Film review: Solo: A Star Wars Story (4/5)
Since Disney took over the reins of the Star Wars franchise from George Lucas, its goal has been to expand the universe. First it started its own trilogy, with The Force Awakens (2015), and then showed us the people behind the destruction of the Death Star with the standalone film Rogue One (2016).
This year, hot on the heels of base-breaker The Last Jedi (2017), we are invited to witness the backstory of roguish and cynical smuggler Han Solo (icon of the original trilogy and a highlight of Harrison Ford’s career) in Solo: A Star Wars Story.
Directed by Ron Howard (Willow, Far and Away, A Beautiful Mind), who took over halfway through production and reshot a good deal of the film, Solo is a curious entry into the Star Wars canon.
The plot is a slightly wiggly line with few deviations. There are no standout moments and nothing underwhelming either. Han Solo escapes from his unhappy planet, unfortunately abandoning the girl he loves, and becomes involved with a group of criminals (including Woody Harrelson) who report to the big bad, Dryden Vos (Paul Bettany) and his shadowy organisation.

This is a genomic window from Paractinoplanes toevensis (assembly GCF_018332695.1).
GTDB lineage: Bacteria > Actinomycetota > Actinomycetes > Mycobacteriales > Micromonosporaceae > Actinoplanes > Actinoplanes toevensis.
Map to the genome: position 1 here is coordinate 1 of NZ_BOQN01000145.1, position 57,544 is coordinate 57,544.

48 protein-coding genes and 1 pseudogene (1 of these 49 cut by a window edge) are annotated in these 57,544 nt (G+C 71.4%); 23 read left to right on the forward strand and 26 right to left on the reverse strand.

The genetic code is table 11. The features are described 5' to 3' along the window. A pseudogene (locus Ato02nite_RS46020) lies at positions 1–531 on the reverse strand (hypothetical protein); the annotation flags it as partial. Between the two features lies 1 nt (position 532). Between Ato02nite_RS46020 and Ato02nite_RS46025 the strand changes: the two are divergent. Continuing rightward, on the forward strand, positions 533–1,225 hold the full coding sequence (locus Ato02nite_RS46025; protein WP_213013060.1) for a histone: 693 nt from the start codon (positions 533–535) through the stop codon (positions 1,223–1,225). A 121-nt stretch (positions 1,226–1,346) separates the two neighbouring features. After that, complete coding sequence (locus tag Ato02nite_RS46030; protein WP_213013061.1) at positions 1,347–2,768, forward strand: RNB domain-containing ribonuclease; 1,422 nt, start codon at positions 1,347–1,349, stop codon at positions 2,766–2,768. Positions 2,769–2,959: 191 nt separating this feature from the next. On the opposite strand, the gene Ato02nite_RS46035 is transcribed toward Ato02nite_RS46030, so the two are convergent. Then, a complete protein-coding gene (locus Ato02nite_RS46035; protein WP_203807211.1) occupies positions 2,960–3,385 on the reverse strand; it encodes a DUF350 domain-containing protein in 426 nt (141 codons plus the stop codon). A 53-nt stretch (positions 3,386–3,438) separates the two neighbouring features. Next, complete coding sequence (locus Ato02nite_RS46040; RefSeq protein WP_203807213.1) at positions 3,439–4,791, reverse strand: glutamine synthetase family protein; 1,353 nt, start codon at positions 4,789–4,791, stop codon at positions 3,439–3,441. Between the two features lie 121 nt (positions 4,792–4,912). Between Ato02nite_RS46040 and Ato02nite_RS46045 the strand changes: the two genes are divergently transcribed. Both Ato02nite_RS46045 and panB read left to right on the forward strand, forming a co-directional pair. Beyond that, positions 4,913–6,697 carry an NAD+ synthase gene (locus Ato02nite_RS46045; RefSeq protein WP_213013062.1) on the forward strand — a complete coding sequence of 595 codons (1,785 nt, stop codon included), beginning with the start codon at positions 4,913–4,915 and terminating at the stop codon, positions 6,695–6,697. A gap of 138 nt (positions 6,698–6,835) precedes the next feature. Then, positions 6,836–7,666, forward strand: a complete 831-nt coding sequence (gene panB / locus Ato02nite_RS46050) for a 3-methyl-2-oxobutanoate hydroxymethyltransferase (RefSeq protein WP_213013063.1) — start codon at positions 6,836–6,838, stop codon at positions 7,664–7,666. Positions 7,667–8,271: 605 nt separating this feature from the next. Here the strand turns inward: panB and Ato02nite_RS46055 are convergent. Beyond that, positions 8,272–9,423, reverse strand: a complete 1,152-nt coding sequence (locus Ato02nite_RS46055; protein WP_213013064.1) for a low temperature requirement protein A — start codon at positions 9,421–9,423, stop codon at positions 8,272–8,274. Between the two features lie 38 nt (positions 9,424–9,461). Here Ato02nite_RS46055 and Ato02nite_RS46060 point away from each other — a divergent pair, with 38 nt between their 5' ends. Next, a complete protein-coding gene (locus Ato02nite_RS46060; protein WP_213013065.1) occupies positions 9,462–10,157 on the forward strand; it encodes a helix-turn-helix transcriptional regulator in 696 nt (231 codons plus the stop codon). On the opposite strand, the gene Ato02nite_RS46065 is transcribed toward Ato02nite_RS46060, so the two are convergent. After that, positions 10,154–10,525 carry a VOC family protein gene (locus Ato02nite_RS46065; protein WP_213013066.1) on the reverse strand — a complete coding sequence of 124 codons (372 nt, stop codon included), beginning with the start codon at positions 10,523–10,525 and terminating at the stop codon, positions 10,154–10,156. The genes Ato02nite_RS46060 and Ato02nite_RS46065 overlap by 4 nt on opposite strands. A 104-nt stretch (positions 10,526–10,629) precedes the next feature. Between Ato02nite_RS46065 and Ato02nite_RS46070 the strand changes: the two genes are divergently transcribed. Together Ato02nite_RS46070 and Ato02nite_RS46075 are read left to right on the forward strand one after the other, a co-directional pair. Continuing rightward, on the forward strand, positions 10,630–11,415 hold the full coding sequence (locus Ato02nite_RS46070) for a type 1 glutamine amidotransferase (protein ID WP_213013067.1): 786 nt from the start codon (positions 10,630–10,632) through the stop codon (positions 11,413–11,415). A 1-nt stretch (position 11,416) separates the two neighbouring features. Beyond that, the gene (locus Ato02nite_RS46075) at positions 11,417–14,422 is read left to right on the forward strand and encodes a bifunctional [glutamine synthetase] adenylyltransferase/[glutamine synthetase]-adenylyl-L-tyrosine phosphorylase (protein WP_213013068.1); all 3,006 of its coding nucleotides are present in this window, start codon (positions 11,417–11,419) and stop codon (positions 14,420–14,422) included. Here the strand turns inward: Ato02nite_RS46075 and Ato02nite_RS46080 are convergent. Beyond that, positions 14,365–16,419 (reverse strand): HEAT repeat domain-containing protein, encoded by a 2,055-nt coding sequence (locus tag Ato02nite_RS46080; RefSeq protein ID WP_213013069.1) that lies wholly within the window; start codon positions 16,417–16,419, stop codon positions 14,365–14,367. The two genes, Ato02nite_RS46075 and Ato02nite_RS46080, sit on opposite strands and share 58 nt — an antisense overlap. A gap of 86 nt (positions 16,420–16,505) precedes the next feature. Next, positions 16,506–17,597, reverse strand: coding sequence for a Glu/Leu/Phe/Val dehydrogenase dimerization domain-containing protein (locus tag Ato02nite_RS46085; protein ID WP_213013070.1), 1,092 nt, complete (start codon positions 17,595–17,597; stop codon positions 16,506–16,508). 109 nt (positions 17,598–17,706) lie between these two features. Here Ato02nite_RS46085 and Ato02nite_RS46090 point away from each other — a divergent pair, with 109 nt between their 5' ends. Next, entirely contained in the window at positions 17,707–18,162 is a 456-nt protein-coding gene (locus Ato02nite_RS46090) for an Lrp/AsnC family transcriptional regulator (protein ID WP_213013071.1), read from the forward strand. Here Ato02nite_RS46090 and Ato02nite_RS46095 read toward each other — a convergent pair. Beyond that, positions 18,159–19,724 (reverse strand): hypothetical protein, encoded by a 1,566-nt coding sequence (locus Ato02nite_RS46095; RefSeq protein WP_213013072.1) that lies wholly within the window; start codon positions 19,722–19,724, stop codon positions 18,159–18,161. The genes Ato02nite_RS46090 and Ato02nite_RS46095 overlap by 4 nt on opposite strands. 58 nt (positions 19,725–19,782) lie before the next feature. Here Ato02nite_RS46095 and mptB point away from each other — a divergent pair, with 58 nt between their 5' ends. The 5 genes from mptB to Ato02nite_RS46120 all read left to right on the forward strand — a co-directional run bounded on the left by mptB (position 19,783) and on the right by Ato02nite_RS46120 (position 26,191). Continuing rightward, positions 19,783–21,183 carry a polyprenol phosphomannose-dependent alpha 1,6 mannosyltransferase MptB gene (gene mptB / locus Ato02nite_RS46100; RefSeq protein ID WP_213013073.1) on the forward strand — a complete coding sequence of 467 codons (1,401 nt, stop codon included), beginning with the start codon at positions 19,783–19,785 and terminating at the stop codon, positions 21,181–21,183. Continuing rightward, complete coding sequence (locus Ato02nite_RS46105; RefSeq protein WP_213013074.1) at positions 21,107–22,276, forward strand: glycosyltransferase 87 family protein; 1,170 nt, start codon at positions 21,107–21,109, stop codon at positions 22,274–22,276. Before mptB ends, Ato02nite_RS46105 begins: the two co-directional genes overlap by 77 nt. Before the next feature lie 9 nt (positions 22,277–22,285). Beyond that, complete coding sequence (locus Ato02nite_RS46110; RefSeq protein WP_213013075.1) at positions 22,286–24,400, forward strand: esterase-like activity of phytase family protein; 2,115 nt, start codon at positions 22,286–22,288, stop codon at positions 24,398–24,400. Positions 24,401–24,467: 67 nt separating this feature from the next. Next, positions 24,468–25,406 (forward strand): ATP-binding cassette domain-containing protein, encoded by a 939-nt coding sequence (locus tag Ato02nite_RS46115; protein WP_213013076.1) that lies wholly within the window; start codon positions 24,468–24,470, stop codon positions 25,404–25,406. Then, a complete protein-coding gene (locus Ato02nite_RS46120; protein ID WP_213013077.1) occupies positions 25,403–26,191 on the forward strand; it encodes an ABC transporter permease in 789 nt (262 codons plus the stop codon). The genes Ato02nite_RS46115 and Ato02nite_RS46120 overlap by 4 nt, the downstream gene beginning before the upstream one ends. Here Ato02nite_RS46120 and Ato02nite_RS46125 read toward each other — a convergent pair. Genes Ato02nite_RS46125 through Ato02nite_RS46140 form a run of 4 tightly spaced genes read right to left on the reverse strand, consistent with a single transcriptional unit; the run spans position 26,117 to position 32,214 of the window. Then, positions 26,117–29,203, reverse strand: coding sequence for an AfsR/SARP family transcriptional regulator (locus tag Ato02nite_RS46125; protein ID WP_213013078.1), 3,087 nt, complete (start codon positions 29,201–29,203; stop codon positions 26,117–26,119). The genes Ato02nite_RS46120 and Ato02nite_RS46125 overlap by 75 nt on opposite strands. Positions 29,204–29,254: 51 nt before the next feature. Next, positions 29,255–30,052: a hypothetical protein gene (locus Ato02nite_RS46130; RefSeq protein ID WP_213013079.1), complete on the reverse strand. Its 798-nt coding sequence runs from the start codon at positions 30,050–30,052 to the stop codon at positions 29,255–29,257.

There is a great deal of action and everything zips along at a nice pace, interjected with good humour and nods to things fans will recognise. There are emotional moments, but many plot points would have benefited from deeper exploration, such as the relationship and history between Qi’ra (Emilia Clarke) and Dryden Vos.
While interjecting a few of Harrison Ford’s mannerisms and quirks, Alden Ehrenreich manages to make this younger version of Han his own man. His talent is enough that he truly becomes this version of Han Solo, rather than just doing an impression of him (as a lesser actor might have done).
Donald Glover as Lando Calrissian is also worthy of praise as he delivers a smooth and humorous take on the smuggler previously portrayed by Billy Dee Williams.
The score, composed by John Powell, is unusual in places and used to great effect, providing an oftentimes beautiful background to even the simplest scene.
Overall Solo is well worth a trip to the cinema. It has more of the feeling of those first three films from the seventies and eighties, both in production design and tone. Though there are gaps in the plot and characterisation that could easily have been filled, there’s enough there to hold audience interest. Slightly retro, honestly funny, and nearly as cool as its protagonist.
Solo: A Star Wars Story is on general release, 2hrs, certificate 15